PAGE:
Muhammara (Walnut-Red Pepper Spread)

muhammara book

Ten years ago, when our nut driven adventure began, we both combed through the troves of recipes compiled by our families.  “Anything with nuts, anything with nuts” we chanted as we flipped through yellowed hand written index cards and indecipherable shorthand notes.  A few stood out, genuine treasures that kindled childhood memories and compelled us back into the kitchen to recreate them.  One of the best was from Andrea’s grandmother, the Muhammara, a red pepper and walnut dip that is redolent with pomegranate molasses and freshly ground cumin.  We made big batches, and along with some sesame coated crackers and sweet nut filled cookies, we packed it up and sent it off to all publishers who were considering our book.  When our book deal was signed, our editor gleefully told us how much she loved it.  We knew it was a winner, and we were right.  With its terra cotta hue and its fragrant flavor, it has gone from dip to chicken salad dressing and has found its way into countless catering menus on the way. You can find the recipe on page 73 of our book.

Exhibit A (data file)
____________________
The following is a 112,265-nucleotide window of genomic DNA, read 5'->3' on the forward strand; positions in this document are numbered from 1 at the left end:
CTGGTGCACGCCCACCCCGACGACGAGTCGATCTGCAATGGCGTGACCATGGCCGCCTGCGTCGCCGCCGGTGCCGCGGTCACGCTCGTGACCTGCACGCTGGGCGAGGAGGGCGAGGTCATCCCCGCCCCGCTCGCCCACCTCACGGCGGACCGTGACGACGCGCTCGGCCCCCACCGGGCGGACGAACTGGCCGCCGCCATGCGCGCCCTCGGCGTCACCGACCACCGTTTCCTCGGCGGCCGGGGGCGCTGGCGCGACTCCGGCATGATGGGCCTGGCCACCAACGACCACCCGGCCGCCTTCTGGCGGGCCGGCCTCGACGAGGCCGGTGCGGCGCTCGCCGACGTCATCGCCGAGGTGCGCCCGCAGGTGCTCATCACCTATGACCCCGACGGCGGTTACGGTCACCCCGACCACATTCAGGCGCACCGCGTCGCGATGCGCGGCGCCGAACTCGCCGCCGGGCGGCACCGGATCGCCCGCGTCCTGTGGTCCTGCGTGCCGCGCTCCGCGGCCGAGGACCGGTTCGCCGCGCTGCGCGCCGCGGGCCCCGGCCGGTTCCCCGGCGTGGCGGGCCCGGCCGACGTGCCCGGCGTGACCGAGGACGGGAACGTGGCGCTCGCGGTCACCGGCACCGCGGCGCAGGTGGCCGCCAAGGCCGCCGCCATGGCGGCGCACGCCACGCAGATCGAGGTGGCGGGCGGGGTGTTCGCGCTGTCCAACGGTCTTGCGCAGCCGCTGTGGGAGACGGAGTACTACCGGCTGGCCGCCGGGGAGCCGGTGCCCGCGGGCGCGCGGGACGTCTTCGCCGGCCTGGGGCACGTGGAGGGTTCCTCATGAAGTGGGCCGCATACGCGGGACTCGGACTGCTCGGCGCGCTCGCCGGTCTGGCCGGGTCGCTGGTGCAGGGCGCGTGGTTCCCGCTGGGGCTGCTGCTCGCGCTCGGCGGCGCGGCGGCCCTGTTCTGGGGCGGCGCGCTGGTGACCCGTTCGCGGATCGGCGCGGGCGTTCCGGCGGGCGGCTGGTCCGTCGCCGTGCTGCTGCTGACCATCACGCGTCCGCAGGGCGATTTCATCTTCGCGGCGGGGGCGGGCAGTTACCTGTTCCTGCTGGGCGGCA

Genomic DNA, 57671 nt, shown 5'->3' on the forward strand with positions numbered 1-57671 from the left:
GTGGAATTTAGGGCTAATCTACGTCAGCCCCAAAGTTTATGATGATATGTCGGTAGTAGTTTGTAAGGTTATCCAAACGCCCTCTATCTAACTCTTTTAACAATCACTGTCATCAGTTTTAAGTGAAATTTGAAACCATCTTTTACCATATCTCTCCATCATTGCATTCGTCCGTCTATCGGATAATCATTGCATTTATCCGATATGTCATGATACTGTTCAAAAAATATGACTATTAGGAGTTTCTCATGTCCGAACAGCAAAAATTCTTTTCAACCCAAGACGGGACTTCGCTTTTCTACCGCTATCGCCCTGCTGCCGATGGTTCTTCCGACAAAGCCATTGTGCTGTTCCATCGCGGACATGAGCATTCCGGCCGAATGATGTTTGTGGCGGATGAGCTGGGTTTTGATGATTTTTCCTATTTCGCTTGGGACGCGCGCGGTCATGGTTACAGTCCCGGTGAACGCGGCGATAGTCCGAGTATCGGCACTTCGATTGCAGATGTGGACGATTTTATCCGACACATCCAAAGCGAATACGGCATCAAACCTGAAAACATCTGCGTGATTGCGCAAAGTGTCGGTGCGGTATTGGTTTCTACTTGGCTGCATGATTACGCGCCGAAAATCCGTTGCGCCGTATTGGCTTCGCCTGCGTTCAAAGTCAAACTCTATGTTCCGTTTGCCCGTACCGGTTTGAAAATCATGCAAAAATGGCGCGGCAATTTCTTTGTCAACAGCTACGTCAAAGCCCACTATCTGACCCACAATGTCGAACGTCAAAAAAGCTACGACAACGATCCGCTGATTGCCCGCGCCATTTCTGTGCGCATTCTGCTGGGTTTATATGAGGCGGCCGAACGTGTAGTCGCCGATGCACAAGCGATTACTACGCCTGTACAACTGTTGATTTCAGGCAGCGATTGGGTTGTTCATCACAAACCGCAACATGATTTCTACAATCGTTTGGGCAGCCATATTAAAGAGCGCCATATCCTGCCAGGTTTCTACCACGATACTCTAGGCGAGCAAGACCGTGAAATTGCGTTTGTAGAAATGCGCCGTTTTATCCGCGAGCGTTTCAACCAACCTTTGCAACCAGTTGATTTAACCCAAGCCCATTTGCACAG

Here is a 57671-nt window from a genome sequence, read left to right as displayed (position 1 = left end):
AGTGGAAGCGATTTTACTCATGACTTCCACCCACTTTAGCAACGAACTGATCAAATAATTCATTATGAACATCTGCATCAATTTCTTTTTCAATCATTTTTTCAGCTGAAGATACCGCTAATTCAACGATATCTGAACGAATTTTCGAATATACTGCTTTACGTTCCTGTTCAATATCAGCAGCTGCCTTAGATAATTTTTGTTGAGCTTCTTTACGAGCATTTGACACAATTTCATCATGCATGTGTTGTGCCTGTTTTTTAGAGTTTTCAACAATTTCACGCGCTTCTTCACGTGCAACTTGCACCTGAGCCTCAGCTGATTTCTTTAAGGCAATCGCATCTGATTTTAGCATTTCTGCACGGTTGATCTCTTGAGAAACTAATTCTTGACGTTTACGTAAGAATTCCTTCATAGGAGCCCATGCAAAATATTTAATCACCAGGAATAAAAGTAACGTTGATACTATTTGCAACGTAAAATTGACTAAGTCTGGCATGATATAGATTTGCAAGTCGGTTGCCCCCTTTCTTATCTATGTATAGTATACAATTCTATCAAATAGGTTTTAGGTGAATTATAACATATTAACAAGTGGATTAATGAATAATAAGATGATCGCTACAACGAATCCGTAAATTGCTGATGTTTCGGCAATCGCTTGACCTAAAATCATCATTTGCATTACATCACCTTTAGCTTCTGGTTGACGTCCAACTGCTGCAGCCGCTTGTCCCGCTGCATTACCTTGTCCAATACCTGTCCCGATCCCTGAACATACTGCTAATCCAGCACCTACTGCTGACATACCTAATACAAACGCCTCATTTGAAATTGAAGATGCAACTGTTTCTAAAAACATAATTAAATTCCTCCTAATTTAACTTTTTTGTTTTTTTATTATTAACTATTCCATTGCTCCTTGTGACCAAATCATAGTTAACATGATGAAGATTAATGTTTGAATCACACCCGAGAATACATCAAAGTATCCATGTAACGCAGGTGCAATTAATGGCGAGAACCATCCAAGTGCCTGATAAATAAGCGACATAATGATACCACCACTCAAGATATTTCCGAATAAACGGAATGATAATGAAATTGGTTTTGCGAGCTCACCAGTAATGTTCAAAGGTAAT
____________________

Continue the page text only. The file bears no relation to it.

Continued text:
muhammara trader joes 2Ten years later, the previously unknown Muhammara can be found in half pint containers on the shelves of Trader Joe’s, stocked among the countless varieties of hummus and dips.  And yesterday, a recipe similar to ours has appeared in the Dining Section of the New York Times. (http://cooking.nytimes.com/recipes/1017492-muhammara-red-pepper-and-walnut-spread) Clearly, by most measures, Muhamarra has arrived.  Are we trendsetters, ahead of the curve as nut aficionados?  Maybe.  But we certainly know what delicious is!

 

The Nutella King Has Passed

nutellaMichele Ferraro changed my life, although he never knew it.  Mr Ferraro was the creator of Nutella, and he passed away this weekend, on Valentine’s Day.  Born of post war necessity, Nutella was created when chocolate was scarce, and it made good business sense to combine it with abundant hazelnuts.  The resulting spread became a world wide taste phenomenon, and it was the start of a confectionary empire that made Mr Ferraro one of the richest men in the world.

I first tasted a homemade version of Nutella when I worked as a prep cook in the kitchen of Kibbutz Urim, in Israel.  I was a teenager who had little exposure to sweets, and that chocolate- hazelnut spread was a kibbutz staple.  Made by the bucket full, it was kept in the kitchen and served at every breakfast, ready to  schmear on bread or toast. Its exotic flavors opened culinary worlds to me, and creating it for the hungry hordes introduced me to large scale food preparation.  At the time, I had no idea that making Nutella from scratch would sow the seeds of my future as an avid consumer of all things delicious, and for my career as a chef.